The Grand Caribe on a fall foliage cruise. * Photo: Blount Small Ship Adventures Facebook page

Go Where the Big Ships Cannot

Luther’s thrust was “go where the big ships cannot,” and the signature itinerary became the inland water cruise between home base at Warren, Rhode Island and Montreal and Quebec in Canada.

Blount Small Ship Cruises Bows out

The morning sun reflected in the Erie Canal. * Photo: Ted Scull

Leaving Narragansett Bay, the route passes through Long Island Sound, skirts by New York City via the East and Hudson Rivers, then above Albany turns west into the Erie Canal and Oswego Canal to enter Lake Ontario and continue on eastward along the St. Lawrence River and Seaway to French Canada. Passengers are never out of sight of scenery, and there is little chance of being seasick. No other line, not even competing coastal cruisers, can do this itinerary as we will see.

Blount Small Ship Adventures Bows Out

Passing West Point sailing south along the Hudson River. * Photo: Ted Scull

He established winter itineraries that cruised amongst the Bahamas, Caribbean islands and Belize and its impressive barrier reef. Then there were the Intracoastal Waterway cruises from Florida and the Deep South, an inland route bypassing Cape Hatteras into the Chesapeake Bay, thence through the Chesapeake and Delaware  Canal, along the New Jersey Coast, past New York and onto Long Island Sound and finally passing through the choppy waters off Point Judith and into Narragansett Bay to the Blount’s HQ.

So “go where the big ships cannot” morphed into landings directly on the subtropical beaches via Luther’s patented bow ramp allowing passengers to go ashore almost anywhere there was a few feet of water and without resorting to tenders.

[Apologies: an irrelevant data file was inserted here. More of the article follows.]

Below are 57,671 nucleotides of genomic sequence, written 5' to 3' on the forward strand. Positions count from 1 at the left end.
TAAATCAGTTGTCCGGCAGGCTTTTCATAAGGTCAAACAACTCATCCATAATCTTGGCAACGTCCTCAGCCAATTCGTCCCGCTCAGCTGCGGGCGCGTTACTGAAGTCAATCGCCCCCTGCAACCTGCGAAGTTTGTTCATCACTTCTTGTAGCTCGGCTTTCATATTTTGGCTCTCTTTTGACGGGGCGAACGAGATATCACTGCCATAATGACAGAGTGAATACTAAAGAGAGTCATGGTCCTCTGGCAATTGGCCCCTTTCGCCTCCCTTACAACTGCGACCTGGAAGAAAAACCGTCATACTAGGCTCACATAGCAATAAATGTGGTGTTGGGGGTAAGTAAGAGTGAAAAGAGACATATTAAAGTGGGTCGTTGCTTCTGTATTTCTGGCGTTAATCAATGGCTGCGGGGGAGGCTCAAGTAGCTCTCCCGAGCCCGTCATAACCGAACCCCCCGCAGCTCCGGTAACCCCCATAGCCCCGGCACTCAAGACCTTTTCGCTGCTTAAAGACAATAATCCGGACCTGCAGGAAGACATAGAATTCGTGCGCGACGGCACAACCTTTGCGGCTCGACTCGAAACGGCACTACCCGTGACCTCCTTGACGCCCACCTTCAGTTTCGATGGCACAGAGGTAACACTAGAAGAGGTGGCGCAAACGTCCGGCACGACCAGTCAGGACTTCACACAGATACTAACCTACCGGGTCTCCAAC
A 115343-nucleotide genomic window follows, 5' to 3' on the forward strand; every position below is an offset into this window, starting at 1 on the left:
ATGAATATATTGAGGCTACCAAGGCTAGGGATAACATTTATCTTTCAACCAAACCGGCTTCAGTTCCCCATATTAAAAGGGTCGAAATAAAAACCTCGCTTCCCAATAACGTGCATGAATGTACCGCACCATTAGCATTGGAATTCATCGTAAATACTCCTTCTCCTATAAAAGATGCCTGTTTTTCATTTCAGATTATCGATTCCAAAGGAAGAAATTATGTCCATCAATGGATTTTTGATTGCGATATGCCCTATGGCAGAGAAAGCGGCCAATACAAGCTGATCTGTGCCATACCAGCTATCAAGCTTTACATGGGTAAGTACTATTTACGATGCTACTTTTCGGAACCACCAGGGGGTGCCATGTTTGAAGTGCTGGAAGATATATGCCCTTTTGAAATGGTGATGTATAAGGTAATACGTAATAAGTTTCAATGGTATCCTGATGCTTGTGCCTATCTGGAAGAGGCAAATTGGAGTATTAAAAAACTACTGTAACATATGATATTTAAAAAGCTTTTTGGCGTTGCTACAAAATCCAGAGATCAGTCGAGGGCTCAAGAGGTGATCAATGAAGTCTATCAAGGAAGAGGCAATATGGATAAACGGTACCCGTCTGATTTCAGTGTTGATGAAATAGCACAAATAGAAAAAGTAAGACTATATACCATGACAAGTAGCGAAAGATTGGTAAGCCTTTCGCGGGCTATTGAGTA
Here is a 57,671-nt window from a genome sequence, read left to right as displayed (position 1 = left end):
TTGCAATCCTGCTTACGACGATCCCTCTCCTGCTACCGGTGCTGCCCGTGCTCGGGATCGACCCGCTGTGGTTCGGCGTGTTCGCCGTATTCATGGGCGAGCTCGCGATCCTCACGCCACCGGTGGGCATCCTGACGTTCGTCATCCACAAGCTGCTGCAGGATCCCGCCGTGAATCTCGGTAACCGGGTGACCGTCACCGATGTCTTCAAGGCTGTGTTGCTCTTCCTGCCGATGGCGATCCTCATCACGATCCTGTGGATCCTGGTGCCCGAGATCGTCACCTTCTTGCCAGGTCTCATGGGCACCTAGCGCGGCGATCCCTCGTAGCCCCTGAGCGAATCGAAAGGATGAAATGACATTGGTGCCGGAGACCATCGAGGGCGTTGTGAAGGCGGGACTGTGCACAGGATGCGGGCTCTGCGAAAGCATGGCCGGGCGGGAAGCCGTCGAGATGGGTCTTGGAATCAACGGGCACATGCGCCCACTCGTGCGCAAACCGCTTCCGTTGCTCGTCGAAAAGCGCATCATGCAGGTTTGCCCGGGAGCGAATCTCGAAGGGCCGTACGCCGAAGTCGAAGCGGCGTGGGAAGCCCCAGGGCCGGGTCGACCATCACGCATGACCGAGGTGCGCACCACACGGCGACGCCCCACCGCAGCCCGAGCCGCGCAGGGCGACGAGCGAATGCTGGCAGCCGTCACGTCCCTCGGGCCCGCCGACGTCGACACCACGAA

In fact, his patents eventually numbered 20, a Yankee entrepreneur par excellence.

Luther Blount's bow ramp

Luther’s patented bow ramp. * Photo: Blount Small Ship Adventures Facebook page

Blount bow ramp

The bow ramp was super convenient for passengers. * Photo: Blount Small Ship Adventures Facebook page

Pint-A-Flush Toilets

One device that he was particularly proud of — though not all his passengers might agree — was the Pint-A-Flush toilet, the pint being the minuscule amount of water needed the complete the job. Simplicity reigned and that meant accordion type folding bathroom doors and hand-held showers in the same space as the toilet. Cabins were tiny, and still are by industry standards, but each cabin had its own separate air supply instead of the same stale air being circulated throughout the accommodations.

Most passengers soon got past the diminutive scale and appreciated the comparatively reasonable, but hardly cheap, fares and not being lured into dropping lots of extra money once aboard, other than for gratuities and shore excursions.

There were no casinos, spas, bars, extra tariff restaurants, shopping malls, inches of gold, or art auctions.

The line always had a BYOB policy as it did not sell alcohol. Passengers brought their own wine and spirits, and BSSA provided free storage, ice, set-ups and help about where they can top up ashore. On special evenings, the line offered fancy hors d’oeuvres and complimentary wine. Later wine at meals was included.